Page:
Just How Much Offshore Balancing Do We Really Need?
The United States—“the luckiest great power in modern history”—is in a particularly strong position to act as an offshore balancer, considering the advantages afforded by geography and the world’s largest economy and the American public seems inclined to stay out of distant disputes. Why, then, haven’t we adopted an offshore balancing approach? At Cato’s “The Case for Restraint” conference earlier this month, William Ruger pointed to the “bootleggers and Baptists” explanation. For those unfamiliar with Bruce Yandle’s iconic article and recent book, two quite distinct interest groups were needed to sell and sustain prohibition during the 1920s. True believers made the case of moral grounds: demon rum and family breakdown. Bootleggers, those who benefited materially from the prohibition on alcohol sales, were anxious to preserve their ill-gotten gains. Legalizing alcohol sales would open the door to new competitors, cutting into the former law-breakers’ profits. The bootleggers and the Baptists, therefore, served as perfect (though uncomfortable and generally unacknowledged) allies.
A similar dynamic exists today. Some scholars make the case for primacy (also known as liberal hegemony or deep engagement), because they believe it is the best approach for maintaining relative global peace and stability. The individuals and firms, mostly inside the Beltway, who benefit from providing goods and services to the vast military required to execute such an ambitious grand strategy, join them. Indeed, primacy’s goals are so grandiose as to justify a nearly unlimited amount of military spending.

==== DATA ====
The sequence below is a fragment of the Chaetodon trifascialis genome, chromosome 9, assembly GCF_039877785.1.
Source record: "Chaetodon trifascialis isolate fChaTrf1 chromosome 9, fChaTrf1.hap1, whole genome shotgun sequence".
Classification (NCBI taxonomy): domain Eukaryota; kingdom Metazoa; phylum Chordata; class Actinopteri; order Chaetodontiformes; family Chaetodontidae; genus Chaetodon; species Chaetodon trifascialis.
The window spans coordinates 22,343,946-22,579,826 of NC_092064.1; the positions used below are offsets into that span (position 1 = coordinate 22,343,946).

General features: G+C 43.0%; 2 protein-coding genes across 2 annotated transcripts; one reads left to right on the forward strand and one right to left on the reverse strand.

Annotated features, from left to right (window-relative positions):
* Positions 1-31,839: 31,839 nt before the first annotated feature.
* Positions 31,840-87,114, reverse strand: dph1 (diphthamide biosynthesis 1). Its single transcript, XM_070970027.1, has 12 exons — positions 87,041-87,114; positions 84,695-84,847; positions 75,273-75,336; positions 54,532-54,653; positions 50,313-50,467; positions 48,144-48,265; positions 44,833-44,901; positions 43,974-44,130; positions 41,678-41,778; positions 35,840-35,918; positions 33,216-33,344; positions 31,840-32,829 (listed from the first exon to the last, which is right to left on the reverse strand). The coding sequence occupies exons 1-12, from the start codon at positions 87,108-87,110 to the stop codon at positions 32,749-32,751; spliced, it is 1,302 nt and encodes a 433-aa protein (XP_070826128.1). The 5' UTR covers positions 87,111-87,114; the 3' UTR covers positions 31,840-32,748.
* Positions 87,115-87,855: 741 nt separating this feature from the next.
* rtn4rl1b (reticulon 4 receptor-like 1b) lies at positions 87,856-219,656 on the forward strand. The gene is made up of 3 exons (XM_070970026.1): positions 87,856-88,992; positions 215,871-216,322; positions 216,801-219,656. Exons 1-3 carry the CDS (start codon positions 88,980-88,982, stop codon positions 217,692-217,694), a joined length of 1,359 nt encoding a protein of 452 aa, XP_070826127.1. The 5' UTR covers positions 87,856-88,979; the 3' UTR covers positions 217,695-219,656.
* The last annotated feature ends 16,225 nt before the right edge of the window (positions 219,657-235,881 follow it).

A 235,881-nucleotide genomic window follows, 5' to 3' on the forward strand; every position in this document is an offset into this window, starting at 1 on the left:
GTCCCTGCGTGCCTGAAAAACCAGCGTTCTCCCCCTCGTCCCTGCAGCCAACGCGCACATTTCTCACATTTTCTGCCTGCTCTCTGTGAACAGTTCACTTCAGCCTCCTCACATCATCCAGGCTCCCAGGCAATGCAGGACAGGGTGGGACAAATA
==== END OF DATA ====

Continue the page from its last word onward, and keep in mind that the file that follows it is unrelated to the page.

The key to breaking the foreign policy consensus, or at least prying it open enough to allow for consideration of competing grand strategies, might be a similar alliance between true-believer scholars such as Mearsheimer and Walt, and the taxpayer advocates and other interest groups who would like to see the nation allocate its resources differently (either in the form of less government spending and lower taxes, or different government spending).
Such temporary alliances of the willing have coalesced before, but I wouldn’t be surprised if the unsettled political environment—in which an experienced liberal interventionist faces off against a mercurial amateur who has occasionally questioned the wisdom of the nation’s foreign policy—creates new unlikely bedfellows breathing life into a much-needed strategic debate.
Christopher A. Preble is vice president for defense and foreign policy studies at the Cato Institute.